Avez-vous l’argent?

I shake my head. I try to explain that it is my first time at sea and able-bodied seamen make next to no salary. Our main reward is…

Donne-moi une cigarette.

Je ne fume pas.”

Tabernac!” His voice cracks with impatience. He plunges his hands into my oversized pockets. I try to push him away, but he grabs me by the collar. He wants something for his trouble. “Don’t be fucking with me, old man!” Spittle flies in my face, his breath reeks of decay. I can imagine all the teeth in his head like brown stumps rotting. I try to break free and he grabs my belt, tugs hard and my robe flies open like spasmodic wings trying to take flight.

A shock of cold air alarms me and I look down, surprised at my nakedness. Mon corps pale… with its cadaverous loose skin. Such a sickly complexion under the ghostly yellow lamps. My feet, absurd in ankle socks and slippers. The shameless wobbling of my arousal. Une érection mince et ridicule. This also startles the young man. He laughs at first, an explosive snort, as if against his will. Then the litany of curses.

Calice! Sale vieux bâtard! Tapette dégoûtant!

The blow to my chest is enough to force my knees to crumple beneath me. I feel myself falling, falling… Homme à la mer!  But my cries for help are washed away by the sea. Waves lashing at my exposed flesh, each one trying to pull me under and each time I struggle to keep myself afloat. My skin freezing and burning at the same time. My vision is fixated on the fading moon. Trying to keep it in my sights as I submerge into the murky depths.

“Who did this to you?

Opening my eyes. There are bed sheets tucked too tightly over my body like a straightjacket. Two policemen stand over me, repeating the same questions.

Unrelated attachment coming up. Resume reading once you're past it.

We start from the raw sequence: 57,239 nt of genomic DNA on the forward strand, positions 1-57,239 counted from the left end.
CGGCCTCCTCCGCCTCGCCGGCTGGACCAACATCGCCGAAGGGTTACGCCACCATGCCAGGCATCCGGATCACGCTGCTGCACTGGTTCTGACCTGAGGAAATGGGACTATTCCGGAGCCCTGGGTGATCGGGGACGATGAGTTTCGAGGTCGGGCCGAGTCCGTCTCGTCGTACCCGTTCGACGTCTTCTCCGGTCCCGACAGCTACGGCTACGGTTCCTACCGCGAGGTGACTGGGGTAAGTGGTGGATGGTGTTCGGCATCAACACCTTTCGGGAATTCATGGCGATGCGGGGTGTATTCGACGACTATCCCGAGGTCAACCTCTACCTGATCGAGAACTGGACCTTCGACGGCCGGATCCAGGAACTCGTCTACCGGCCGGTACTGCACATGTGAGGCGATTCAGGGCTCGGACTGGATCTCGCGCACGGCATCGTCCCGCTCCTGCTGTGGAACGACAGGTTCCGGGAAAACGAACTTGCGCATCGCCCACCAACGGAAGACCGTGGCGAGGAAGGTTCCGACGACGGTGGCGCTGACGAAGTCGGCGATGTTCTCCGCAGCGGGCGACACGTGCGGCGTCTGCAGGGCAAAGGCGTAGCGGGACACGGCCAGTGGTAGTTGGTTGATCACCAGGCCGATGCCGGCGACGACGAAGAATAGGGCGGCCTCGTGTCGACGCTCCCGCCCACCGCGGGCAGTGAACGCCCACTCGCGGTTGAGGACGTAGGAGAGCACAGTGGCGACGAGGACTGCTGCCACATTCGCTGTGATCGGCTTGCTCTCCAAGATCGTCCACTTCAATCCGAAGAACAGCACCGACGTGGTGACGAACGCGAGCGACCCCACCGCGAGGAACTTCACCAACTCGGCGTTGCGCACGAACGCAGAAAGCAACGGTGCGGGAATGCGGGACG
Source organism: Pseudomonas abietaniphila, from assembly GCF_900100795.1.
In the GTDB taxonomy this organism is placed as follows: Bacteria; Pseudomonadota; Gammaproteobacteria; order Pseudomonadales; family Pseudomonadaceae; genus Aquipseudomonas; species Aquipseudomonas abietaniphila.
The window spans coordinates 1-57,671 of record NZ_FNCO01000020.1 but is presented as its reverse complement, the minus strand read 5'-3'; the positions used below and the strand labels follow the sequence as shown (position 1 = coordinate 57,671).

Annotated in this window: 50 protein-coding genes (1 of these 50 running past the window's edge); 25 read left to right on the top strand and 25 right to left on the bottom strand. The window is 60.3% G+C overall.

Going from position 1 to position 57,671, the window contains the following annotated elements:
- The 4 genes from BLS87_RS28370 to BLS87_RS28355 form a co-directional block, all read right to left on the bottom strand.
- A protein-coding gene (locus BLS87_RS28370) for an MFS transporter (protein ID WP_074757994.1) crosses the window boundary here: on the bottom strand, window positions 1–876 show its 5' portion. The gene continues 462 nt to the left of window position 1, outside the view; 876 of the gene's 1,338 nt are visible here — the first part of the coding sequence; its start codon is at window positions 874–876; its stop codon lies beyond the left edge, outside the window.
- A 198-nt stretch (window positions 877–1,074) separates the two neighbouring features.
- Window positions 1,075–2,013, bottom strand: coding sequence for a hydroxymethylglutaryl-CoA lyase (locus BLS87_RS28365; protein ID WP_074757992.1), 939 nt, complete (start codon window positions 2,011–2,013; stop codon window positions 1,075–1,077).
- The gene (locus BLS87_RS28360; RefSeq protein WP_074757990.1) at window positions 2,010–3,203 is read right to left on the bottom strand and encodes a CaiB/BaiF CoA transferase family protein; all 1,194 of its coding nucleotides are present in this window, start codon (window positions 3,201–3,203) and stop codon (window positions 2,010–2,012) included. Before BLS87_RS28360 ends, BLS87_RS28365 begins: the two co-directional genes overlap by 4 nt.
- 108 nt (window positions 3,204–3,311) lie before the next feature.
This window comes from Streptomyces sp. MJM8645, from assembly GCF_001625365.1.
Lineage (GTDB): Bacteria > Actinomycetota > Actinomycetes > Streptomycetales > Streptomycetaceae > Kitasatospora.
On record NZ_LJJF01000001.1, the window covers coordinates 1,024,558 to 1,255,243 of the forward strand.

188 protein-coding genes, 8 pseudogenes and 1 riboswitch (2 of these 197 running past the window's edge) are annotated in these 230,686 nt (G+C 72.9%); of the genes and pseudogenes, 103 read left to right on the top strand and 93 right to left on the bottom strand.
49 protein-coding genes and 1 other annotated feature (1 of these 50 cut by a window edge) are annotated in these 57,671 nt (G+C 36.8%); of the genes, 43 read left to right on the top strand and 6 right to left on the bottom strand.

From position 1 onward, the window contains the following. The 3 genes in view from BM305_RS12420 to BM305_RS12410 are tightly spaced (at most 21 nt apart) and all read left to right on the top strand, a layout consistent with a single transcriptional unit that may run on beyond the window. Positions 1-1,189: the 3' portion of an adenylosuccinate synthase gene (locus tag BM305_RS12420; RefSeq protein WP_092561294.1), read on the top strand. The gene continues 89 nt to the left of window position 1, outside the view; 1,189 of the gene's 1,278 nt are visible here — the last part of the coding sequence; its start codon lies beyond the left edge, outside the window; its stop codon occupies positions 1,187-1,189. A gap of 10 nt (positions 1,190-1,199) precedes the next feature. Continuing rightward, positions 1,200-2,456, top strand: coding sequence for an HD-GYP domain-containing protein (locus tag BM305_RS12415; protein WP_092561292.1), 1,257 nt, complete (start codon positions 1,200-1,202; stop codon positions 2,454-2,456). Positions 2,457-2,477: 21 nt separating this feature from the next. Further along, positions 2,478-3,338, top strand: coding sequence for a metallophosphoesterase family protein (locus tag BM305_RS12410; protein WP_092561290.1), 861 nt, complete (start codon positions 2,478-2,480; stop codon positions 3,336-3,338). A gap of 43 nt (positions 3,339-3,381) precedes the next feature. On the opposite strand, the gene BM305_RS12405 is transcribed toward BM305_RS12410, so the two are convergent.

“Can you give a description?”

Somewhere there is the rhythmic hiss from a hidden crevice. This turns out to be my own breathing. My throat is a narrow valve misdirecting air like a faulty radiator. There is a labored gurgling from the middle of my chest.

“Why were you in the park tonight?”

I can only imagine my body to be a kind of island. With secret areas defining their own hidden reserves of throbbing and stinging. The bruises rooted deeper than their tender surfaces. Each strata of passion… shame… fear… rage… futility… isolation… death… each a ring, as in an aged tree for all to witness. Telling its story to no one. Un purgatoire privé.

A nurse comes into the room and tells the policemen I must rest now. Mon ange de la miséricorde. What form will your mercy take tonight? She unfolds a cloth to reveal the sacramental syringe. Trying to raise a vein, as Lazarus was raised, she murmurs a prayer while two tendril fingers tap the inside of my arm, as if administering the last rites.

O sainte accueille ci-dessus, je t’invoque …

The passage of time conceals all meaning as I find myself once more in my room. I nest the capsules on my tongue, then swallow. Another young nurse crumples the paper cup in her fist and smiles. They must keep me strapped in a wheelchair now. Through my window the morning glare half hides the crucifix over my bed. The holiest part is always that which cannot be seen. It is the part I left behind when I crossed over the leafy threshold. L’arbre de vie. Its roots are buried under the path of least resistance. An invisible trail leading to random corridors. The green man pulsates and signals a constant knotting of the crossroads. Un labyrinthe de verdure… the receding walls and shifting corners of this new green world.

Steven Mayoff is a writer living on Prince Edward Island, Canada. His fiction and poetry have appeared in journals across Canada and the USA, as well as in Ireland, Algeria and France. His story collection, Fatted Calf Blues, (Turnstone Press 2009) won the 2010 PEI Book Award for Fiction, was short-listed for a 2010 ReLit Award and was a Top 5 Finalist in the 2011 CBC Cross-Country Bookshelf. His novel, Blessing and Song, will be published by Bunim & Bannigan Ltd.